Atrium of EDC’s Brooklyn Army Terminal industrial campus. (Adaptive reuse of 4.1 million sq ft building)

2.30 Use reclaimed components and materials

While reclaimed components and materials offer great savings, they do present challenges, including a lack of guaranteed performance and difficulty in sourcing. Reclaimed finish materials that offer good performance and aesthetics, such as old-growth lumber salvaged from barns, have substantially entered the market.

  • Consider reclaimed components like raised floors, kitchens, furniture systems, doors and carpet.
  • Consider choosing reclaimed materials—such as bricks and lumber—especially if they’re local.
  • Reuse excavation material and balance cut and fill on-site.
  • Write specifications allowing the contractor to substitute approved reclaimed components and materials.

Reclaimed raised floor system and wood paneling used in the Audubon offices by FXFowle

2.31 Specify recyclable materials with high recycled content
  • Consider materials with high recycled content that can themselves be recycled at the end of life, preferably in a continuous circular loop without downcycling.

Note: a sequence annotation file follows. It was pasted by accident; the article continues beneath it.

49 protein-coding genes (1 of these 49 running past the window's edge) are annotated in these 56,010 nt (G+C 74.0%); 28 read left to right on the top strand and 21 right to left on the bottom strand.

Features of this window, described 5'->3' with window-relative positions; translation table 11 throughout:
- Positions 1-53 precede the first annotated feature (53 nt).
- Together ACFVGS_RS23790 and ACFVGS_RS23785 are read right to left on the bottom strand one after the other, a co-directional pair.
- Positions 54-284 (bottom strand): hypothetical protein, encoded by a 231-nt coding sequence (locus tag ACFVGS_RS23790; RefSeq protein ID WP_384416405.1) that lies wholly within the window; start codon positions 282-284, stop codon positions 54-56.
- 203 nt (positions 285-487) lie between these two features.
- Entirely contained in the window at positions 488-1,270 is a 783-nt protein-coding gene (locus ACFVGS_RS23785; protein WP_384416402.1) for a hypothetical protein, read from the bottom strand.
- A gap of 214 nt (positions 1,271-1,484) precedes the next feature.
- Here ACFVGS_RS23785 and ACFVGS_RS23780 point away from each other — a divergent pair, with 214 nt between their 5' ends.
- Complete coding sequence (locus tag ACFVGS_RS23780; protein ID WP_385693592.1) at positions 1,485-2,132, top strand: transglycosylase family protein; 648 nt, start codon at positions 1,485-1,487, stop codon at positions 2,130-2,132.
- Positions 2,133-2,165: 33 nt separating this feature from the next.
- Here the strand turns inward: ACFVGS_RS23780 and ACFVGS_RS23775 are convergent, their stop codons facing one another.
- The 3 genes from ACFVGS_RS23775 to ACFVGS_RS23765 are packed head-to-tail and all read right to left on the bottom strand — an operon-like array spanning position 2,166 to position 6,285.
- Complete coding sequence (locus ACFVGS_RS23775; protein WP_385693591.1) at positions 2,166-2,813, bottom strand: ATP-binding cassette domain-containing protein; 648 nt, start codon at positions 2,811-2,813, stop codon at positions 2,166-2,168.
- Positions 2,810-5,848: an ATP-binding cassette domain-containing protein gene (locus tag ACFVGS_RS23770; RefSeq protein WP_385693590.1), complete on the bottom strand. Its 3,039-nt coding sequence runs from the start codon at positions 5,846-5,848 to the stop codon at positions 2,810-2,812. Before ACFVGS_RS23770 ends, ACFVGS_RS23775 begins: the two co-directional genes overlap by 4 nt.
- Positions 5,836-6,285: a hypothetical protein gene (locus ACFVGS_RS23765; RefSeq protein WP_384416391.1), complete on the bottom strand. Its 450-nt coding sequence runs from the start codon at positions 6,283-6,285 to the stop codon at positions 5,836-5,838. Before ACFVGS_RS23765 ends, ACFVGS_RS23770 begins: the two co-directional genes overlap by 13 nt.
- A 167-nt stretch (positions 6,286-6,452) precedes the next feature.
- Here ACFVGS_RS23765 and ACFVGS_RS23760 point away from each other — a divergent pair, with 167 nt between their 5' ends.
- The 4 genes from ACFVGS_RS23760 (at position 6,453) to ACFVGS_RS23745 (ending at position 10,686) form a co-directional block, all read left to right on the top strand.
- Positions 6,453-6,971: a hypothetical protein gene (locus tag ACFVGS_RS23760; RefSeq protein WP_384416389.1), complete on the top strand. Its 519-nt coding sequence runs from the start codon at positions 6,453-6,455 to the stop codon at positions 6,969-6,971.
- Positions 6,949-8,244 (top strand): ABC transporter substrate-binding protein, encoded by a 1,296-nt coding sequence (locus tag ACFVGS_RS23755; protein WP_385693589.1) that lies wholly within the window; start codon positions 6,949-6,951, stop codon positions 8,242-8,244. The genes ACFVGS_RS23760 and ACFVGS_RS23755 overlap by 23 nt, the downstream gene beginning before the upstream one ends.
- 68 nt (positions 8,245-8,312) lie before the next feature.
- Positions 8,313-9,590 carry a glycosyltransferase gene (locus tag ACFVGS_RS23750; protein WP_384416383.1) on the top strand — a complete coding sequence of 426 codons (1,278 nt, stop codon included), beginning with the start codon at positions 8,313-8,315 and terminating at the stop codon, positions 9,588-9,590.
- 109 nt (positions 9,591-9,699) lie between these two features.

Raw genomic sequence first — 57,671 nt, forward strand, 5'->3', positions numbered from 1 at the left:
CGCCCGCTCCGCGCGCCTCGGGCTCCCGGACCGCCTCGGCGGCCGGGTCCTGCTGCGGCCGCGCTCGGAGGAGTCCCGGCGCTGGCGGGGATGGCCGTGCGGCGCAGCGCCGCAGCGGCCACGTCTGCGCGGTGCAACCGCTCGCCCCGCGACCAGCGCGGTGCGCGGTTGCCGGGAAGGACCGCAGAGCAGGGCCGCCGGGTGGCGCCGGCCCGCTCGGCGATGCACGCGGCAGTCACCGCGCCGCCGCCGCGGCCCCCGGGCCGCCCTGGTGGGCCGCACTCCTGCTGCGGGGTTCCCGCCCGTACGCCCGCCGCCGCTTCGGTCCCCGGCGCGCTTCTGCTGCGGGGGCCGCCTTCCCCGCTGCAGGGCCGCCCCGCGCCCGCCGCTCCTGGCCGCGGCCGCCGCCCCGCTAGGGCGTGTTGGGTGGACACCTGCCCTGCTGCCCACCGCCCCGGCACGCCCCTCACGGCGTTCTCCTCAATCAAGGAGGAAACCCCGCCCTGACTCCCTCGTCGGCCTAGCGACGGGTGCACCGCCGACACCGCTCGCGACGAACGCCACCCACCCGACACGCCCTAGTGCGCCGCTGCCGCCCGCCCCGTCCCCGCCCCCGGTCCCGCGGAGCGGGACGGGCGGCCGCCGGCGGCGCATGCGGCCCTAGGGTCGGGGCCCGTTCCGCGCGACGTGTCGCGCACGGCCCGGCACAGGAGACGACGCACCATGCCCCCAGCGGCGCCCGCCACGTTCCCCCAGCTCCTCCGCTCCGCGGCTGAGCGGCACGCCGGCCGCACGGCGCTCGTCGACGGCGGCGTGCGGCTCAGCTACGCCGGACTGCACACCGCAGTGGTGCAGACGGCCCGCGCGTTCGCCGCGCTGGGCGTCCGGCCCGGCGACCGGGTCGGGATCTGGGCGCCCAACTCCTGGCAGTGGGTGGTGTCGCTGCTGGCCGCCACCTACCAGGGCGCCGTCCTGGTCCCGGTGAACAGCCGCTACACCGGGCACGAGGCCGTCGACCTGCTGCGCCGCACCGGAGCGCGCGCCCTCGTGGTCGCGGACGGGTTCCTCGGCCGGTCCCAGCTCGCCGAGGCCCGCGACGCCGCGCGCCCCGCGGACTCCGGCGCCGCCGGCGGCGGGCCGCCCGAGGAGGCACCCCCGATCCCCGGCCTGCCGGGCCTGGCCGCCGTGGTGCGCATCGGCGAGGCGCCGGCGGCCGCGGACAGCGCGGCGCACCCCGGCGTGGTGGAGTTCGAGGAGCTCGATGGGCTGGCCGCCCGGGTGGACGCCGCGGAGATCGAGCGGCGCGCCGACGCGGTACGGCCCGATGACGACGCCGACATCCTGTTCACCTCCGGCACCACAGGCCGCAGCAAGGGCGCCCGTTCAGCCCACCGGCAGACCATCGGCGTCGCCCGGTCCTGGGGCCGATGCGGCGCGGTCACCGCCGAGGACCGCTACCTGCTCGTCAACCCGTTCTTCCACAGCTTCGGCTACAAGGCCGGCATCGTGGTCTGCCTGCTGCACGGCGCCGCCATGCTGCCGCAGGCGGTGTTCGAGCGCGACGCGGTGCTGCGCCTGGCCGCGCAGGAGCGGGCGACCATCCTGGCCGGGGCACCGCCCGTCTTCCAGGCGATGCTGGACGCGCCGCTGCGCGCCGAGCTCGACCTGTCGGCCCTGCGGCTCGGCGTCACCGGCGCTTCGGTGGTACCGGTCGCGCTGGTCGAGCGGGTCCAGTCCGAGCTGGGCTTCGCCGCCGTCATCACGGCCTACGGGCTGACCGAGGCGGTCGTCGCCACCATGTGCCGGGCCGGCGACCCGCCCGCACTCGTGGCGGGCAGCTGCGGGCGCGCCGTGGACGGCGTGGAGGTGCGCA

• Consider locally sourcing recycled materials, such as glass pozzolan, which can replace cement in concrete.
  • Consider Cradle to Cradle–certified products.
  • Explore the health impacts, performance and product durability materials options.

GWB scraps separated for recycling in 30 cu yd containers on a large construction site

Waste Management Strategies 

2.32 Require a construction waste management plan

Write specifications to require a construction waste management plan that covers on-site storage and logistics and sets diversion goals. Require that some material—like furniture and carpet—be removed before the demo permit is issued.

  • Consider how work sequences affect the generation of construction waste. Whenever possible, engage the contractor early to discuss measures to reduce waste generation.
  • Consider imposing a financial impact on the contractor, such as construction bonds, if CWM diversion goals are not met.
2.33 Reduce surplus material

Specify takeback for surplus materials, and just-in-time purchasing to minimize overordering.

2.34 Separate construction waste on-site
  • Specify on-site practices to separate easily damaged streams such as GWB, ceiling tile and carpet.
  • Consider instituting on-site practices for reducing packaging and ongoing waste generation by workers.

Salvaged bricks are separated for reuse